NEMA plug types

L21-30P image from Wikipedia

As I mentioned in my “Five years in the lab” post, over time I’ve become the de-facto system administrator for the lab. With no formal system administrator training (though I’ve taken many computer science and computer engineering courses), every once in a while I’ve had to overcome a major hurdle of a knowledge gap.

The most recent hurdle, encountered when we moved into our new building and server room, was plug types. There are a ton of plug types, and even my background in Circuits I and Circuits II was not enough to make things readily apparent. I actually find it pretty interesting — enough to write a post about it.

There are four parts to a NEMA plug type (or connector) name:

  1. Locking: If the plug can be twisted to lock it in the socket, a capital “L” is appended to the beginning of the name
  2. NEMA number: This is an arbitrary numbering scheme, and indicates the voltage and phase. For example, “5” means 125 volts with a ground wire and “6” means 208 to 250 volts with a ground wire. “21” is a more exotic example, indicating three-phase power.
  3. Current Rating: The maximum current in amperes that the plug and circuit are rated for. Typical numbers are 15, 20, and 30.
  4. Plug or Receptacle: A “P” for “plug” or “R” for “receptacle” may be tagged on to the end of a designation when the corresponding part is being referred to.

To put these all together for some common examples, we have:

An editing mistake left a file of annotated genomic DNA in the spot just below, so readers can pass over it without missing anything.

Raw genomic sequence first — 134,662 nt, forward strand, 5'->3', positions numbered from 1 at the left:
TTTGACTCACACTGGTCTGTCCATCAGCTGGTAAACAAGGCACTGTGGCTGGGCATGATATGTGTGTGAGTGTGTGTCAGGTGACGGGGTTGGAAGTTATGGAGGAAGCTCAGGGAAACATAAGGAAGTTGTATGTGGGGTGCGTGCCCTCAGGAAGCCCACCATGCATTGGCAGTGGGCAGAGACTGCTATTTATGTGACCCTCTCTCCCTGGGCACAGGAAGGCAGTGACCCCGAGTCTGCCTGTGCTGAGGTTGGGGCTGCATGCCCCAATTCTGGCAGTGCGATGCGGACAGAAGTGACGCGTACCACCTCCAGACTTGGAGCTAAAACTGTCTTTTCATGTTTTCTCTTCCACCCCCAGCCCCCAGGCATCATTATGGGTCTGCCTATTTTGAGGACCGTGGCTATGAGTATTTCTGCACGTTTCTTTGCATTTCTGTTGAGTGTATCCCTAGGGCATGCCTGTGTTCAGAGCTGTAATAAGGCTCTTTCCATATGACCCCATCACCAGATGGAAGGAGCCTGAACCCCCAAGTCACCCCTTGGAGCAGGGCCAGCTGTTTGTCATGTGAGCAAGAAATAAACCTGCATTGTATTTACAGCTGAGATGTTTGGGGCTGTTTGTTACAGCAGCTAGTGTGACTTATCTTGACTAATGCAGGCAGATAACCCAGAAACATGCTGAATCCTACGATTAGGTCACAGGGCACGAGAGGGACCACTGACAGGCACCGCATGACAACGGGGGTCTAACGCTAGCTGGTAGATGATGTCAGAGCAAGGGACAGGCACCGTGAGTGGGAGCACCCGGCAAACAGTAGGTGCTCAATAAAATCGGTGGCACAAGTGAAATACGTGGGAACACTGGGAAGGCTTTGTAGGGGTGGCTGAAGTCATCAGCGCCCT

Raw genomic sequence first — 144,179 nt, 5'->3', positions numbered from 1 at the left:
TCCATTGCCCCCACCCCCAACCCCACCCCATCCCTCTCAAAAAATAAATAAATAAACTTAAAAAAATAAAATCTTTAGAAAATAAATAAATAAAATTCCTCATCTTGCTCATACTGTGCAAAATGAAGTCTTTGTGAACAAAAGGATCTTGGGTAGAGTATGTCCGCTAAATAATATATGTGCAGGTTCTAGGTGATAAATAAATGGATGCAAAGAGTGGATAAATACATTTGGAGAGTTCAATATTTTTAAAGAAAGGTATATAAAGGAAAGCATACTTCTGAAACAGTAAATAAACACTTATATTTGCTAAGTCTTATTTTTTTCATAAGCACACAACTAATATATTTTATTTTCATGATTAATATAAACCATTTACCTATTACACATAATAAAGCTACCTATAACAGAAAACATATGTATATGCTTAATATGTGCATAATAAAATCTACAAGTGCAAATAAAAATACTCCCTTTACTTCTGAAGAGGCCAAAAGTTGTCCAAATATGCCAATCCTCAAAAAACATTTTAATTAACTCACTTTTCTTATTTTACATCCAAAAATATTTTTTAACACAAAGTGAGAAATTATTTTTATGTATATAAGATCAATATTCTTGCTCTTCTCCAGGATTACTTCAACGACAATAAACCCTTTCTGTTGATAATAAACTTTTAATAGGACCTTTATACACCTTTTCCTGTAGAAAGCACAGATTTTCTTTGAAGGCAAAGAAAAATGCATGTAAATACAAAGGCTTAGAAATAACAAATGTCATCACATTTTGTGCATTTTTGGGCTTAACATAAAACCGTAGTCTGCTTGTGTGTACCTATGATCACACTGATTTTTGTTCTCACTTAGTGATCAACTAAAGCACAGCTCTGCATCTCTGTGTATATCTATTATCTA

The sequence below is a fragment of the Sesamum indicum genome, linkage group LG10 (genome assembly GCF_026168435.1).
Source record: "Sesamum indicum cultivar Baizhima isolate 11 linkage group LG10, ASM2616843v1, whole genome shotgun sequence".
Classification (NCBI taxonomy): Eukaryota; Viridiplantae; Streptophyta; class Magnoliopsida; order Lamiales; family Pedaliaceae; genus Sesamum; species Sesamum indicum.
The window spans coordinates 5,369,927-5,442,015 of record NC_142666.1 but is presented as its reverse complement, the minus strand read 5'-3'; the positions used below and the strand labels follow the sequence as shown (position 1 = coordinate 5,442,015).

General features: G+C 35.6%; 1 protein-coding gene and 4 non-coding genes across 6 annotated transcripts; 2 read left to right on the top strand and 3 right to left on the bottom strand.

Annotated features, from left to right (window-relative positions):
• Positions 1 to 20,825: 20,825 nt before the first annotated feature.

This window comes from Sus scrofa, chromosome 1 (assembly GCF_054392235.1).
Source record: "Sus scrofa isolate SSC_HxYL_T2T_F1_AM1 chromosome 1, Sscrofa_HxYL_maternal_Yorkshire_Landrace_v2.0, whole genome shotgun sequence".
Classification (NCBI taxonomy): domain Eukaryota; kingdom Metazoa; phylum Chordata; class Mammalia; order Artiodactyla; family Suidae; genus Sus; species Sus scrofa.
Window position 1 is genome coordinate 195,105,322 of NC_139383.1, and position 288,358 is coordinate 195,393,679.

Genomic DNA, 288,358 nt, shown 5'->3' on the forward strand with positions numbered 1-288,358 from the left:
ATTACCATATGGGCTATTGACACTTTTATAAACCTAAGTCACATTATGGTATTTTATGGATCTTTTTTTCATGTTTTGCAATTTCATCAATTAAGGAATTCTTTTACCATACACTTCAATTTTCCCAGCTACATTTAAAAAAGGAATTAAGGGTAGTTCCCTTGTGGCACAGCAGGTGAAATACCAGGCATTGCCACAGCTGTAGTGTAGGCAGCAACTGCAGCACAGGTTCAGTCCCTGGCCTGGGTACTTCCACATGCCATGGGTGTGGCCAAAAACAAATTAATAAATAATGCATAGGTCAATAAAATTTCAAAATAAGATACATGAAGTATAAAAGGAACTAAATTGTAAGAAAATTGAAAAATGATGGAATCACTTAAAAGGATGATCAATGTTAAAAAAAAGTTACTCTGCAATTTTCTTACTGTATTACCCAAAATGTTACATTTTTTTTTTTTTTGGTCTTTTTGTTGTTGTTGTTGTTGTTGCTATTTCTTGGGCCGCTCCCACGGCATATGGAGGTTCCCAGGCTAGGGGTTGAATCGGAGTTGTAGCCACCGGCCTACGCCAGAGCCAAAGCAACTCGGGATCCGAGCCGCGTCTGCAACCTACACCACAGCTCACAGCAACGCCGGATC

• 5-15P: The common plugs found on most modern (and grounded) appliances
  • 5-20R: 120V receptacles that can supply up to 20A. Often these have a “T”-shaped slot that will take either the 5-15P (above) or a 5-20P (one prong rotated 90 degrees). Most of the receptacles in the new CSE building have this “T”-shaped socket.
  • L5-30: Locking plug that is the standard for shore power for boats (120V/30A). Note that the “L” does not refer to the black screw-down ring usually present on these cords. That’s an optional add-on. It refers to the locking done by twisting the plug within the socket.
  • TT-30: Cementing the arbitrary nature of the NEMA “number”, the “TT-30” is the standard 120V/30A plug for “all but the largest” recreational vehicles. This is also known as an “RV-30”.

Our new cluster takes 8 L21-20 receptacles and a few L5-15 or L5-20 receptacles (for the battery back-ups). We have a really old battery back-up that we plan to use again, and for that we need an L6-30R installed.

While trying to sort all of this out, I really wished that the NEMA designations were more directly informative about voltage and phase. Would 120-1-30 be so much more difficult to write than 5-30? What about 250-3-20 vs. L21-20? Have you ever encountered an uncommon plug type in a data center or other building?